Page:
HC Deb 17 January 1975 vol 884 cc180-1W
Mr. Whitehead

asked the Secretary of State for Education and Science (1) how many persons are named on List 99 circulated by the Department to colleges of education and polytechnics;

(2) whether the teachers named on List 99 are informed that they have been so named;

(3) whether List 99 is regarded as advisory or prescriptive for education authorities;

(4) what are the procedures for appeal against inclusion on List 99;

(5) whether names once placed on List 99 are kept there indefinitely;

(6) what are the Department's criteria for "moral" and "political" offences used in the compiling of List 99.

Mr. Prentice

The Department's List 99 contains the names of 1,200 persons whom I and my predecessors have determined to be unsuitable on grounds of misconduct for employment as teachers. All such persons have been informed in writing by the Department of their exclusion from teaching employment after they have been given an opportunity to submit representations in writing and personally at interview at the Department.

Exclusion is prescriptive for local education authorities and other employers of teachers under statutory regulations. The regulations make no provision for appeal against exclusion but it is my practice to consider applications for reinstatement by excluded teachers after a period of time, the length of which depends on the seriousness of the misconduct which led to exclusion. If and when a person is reinstated, his name is immediately removed from List 99.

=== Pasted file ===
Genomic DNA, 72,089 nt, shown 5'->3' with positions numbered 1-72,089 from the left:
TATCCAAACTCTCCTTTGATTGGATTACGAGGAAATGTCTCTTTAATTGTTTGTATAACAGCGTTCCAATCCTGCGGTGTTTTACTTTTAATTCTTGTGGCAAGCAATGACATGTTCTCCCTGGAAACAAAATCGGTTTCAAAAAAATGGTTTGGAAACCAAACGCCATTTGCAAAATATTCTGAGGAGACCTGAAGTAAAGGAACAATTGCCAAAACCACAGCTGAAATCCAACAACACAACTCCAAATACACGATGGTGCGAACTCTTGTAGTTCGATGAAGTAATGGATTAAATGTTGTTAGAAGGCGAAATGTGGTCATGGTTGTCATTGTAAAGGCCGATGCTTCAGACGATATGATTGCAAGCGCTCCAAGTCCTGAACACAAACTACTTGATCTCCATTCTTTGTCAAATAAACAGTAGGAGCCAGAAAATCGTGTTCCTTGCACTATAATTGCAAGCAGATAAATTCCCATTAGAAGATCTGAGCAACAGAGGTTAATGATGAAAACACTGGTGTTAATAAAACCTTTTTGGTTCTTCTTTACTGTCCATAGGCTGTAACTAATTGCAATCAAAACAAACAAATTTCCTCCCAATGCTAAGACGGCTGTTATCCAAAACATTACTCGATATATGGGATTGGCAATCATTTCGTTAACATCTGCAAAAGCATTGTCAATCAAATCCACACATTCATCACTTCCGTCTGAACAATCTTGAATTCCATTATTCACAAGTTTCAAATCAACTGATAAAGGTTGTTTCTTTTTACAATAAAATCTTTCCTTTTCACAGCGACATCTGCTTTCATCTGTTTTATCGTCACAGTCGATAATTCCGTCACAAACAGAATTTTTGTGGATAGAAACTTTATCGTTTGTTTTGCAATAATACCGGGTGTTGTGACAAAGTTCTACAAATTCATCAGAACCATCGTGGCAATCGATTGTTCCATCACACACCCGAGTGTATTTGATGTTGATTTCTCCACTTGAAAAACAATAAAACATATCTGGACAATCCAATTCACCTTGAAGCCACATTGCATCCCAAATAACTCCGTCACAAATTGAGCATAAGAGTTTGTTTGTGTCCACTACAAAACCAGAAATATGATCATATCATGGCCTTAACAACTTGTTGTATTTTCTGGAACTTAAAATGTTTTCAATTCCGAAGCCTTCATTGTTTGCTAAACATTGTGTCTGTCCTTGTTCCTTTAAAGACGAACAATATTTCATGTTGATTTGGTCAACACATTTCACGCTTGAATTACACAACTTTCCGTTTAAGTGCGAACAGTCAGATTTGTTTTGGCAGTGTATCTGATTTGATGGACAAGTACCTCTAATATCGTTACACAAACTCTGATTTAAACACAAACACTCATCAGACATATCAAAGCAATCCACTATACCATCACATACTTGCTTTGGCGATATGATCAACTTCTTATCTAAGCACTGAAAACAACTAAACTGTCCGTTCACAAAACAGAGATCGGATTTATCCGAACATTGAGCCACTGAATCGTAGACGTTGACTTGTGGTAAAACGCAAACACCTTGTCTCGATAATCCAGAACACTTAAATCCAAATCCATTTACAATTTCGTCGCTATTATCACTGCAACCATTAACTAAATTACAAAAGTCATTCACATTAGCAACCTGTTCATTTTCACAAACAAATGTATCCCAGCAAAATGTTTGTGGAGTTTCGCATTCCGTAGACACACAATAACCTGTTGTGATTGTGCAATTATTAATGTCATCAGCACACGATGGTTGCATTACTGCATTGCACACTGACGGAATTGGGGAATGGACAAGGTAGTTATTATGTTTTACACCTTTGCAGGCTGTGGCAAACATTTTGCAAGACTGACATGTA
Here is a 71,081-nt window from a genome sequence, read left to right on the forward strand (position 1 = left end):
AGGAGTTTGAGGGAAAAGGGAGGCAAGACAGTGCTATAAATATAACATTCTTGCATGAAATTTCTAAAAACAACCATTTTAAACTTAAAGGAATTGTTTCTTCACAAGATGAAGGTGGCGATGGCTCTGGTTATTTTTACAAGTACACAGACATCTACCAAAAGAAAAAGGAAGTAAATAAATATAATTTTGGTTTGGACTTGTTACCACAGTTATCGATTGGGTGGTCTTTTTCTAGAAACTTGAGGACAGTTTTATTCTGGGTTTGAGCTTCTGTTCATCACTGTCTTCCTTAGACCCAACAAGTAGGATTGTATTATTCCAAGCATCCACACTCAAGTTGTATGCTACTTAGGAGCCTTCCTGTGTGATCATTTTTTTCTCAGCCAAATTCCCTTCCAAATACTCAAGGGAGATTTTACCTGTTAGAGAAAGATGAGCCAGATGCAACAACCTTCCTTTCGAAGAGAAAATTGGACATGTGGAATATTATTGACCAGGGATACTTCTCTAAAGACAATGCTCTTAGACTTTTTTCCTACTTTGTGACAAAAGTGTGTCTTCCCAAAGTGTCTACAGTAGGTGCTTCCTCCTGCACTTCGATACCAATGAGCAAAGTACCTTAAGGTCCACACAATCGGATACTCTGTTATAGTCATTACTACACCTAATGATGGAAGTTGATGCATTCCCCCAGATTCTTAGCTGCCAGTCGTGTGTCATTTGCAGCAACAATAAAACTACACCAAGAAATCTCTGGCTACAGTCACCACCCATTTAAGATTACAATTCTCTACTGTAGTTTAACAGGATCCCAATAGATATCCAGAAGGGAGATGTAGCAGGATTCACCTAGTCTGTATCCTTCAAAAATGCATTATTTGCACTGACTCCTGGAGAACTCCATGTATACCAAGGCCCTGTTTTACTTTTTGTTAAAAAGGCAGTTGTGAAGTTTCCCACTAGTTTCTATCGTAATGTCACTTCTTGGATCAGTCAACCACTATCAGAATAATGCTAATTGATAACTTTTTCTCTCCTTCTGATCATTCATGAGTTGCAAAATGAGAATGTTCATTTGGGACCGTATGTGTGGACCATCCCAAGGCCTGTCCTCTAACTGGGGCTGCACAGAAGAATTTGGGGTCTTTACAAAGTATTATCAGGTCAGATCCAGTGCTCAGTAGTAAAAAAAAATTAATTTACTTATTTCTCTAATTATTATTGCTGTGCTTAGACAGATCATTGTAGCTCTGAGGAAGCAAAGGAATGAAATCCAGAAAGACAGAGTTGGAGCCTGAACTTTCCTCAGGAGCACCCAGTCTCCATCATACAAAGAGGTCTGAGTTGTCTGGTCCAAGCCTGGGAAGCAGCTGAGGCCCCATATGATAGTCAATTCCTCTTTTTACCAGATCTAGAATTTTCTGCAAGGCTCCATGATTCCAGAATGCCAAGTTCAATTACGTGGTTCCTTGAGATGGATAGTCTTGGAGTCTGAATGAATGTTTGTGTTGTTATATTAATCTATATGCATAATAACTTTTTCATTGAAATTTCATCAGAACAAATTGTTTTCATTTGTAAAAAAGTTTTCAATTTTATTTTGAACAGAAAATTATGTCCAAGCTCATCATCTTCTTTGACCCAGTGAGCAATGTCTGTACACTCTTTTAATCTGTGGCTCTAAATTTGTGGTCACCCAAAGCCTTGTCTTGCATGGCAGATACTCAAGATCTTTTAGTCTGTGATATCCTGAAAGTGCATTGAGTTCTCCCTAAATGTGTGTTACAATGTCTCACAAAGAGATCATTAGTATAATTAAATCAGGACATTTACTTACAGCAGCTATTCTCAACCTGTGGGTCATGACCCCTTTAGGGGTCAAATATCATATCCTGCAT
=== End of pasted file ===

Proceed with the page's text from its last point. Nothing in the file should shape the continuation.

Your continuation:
People whose names appear in the list have all been convicted of criminal offences or been guilty of grave professional misconduct. These are the only criteria I am empowered by the regulations to take into account in exercising my disciplinary responsibilities. There is no truth in the suggestion that List 99 is a means of exercising political censorship on teachers.

I am sending my hon. Friend a copy of Circular 4/68 which describes the Department's procedures in regard to teachers' misconduct.